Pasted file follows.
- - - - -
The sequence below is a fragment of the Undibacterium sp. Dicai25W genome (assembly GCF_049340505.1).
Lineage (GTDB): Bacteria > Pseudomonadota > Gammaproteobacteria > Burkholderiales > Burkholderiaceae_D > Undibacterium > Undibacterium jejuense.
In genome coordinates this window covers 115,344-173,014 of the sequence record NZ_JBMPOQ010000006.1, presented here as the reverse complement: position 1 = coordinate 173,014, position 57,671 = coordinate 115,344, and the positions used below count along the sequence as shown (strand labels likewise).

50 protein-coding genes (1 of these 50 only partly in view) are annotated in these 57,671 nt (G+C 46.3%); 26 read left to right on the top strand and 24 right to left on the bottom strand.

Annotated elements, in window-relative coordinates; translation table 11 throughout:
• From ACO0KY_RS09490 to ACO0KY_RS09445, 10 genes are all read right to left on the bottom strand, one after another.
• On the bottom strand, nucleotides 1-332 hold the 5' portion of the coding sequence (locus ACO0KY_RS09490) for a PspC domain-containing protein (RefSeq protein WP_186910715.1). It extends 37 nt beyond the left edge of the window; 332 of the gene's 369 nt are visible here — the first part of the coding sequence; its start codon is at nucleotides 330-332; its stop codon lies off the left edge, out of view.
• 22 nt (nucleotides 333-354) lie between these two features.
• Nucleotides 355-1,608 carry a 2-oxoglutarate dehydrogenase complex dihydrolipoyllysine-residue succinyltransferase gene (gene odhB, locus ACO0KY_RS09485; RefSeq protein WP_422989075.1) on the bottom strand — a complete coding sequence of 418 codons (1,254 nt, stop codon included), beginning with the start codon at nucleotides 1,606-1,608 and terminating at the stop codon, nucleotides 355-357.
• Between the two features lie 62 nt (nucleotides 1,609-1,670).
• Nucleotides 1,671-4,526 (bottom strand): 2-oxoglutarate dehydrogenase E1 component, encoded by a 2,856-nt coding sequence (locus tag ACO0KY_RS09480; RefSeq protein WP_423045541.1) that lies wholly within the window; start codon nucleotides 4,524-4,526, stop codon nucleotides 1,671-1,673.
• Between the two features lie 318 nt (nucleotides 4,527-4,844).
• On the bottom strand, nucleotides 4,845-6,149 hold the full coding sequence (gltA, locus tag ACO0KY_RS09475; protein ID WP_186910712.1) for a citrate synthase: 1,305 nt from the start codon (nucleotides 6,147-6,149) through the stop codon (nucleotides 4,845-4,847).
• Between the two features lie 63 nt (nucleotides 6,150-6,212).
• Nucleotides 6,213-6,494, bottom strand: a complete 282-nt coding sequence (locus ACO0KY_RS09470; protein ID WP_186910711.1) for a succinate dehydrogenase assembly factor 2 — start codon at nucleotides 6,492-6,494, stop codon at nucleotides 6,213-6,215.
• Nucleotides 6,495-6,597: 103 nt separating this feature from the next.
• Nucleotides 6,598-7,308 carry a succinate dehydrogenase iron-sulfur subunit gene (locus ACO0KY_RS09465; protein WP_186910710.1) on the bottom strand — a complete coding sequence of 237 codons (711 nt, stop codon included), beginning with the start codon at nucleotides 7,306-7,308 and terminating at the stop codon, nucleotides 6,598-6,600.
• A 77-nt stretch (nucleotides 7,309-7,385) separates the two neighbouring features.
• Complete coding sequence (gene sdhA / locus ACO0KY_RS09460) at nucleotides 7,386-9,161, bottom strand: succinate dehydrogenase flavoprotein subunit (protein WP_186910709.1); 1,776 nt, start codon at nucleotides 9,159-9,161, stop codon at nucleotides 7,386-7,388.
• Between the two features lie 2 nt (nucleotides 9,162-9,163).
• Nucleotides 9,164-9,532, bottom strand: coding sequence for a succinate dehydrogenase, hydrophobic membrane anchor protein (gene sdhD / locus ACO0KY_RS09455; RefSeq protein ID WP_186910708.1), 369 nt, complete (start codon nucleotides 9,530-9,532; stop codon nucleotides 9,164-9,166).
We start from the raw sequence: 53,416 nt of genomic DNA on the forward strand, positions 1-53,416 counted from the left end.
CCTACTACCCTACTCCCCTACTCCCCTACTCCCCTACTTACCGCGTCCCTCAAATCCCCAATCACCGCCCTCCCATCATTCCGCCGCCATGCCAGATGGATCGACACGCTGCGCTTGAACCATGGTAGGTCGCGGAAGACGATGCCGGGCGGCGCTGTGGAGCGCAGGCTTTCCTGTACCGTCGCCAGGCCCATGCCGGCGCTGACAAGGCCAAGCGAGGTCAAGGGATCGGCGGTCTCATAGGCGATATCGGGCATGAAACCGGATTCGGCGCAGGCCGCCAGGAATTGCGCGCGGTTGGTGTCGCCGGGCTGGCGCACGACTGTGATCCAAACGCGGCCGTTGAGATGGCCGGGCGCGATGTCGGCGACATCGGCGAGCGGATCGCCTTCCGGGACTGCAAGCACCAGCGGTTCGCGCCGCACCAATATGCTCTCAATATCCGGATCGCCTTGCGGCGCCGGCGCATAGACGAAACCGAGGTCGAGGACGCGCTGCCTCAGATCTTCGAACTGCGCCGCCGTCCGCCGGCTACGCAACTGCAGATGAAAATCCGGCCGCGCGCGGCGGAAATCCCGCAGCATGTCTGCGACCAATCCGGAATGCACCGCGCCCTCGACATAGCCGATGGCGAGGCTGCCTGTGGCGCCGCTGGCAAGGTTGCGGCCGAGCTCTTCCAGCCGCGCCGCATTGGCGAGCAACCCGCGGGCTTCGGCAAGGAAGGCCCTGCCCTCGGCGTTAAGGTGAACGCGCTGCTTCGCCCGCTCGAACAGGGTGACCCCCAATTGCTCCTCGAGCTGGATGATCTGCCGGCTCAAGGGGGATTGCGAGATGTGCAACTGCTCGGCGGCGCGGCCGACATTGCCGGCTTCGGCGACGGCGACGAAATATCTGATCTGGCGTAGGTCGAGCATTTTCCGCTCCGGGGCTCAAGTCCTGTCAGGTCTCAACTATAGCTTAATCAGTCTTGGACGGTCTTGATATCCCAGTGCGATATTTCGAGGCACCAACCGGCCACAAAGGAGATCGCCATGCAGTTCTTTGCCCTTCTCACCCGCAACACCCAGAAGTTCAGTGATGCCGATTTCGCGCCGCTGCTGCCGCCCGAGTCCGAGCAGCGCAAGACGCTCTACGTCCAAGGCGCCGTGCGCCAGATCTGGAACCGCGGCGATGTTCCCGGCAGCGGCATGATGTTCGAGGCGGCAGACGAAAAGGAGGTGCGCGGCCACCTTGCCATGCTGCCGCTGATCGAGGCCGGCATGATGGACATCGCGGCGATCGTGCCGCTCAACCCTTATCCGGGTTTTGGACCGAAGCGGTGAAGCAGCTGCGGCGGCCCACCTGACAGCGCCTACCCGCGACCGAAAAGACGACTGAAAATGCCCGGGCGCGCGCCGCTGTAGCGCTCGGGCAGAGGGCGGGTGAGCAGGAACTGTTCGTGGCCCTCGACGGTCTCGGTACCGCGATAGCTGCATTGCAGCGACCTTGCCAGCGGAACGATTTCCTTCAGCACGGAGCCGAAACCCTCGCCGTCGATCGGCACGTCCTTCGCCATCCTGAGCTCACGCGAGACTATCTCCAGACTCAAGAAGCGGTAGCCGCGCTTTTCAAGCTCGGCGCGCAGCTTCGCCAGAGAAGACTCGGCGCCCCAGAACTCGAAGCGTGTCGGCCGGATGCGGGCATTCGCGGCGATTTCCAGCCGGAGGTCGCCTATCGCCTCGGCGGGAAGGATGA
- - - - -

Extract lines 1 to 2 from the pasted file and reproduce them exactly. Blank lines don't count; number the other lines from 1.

The sequence below is a fragment of the Undibacterium sp. Dicai25W genome (assembly GCF_049340505.1).
Lineage (GTDB): Bacteria > Pseudomonadota > Gammaproteobacteria > Burkholderiales > Burkholderiaceae_D > Undibacterium > Undibacterium jejuense.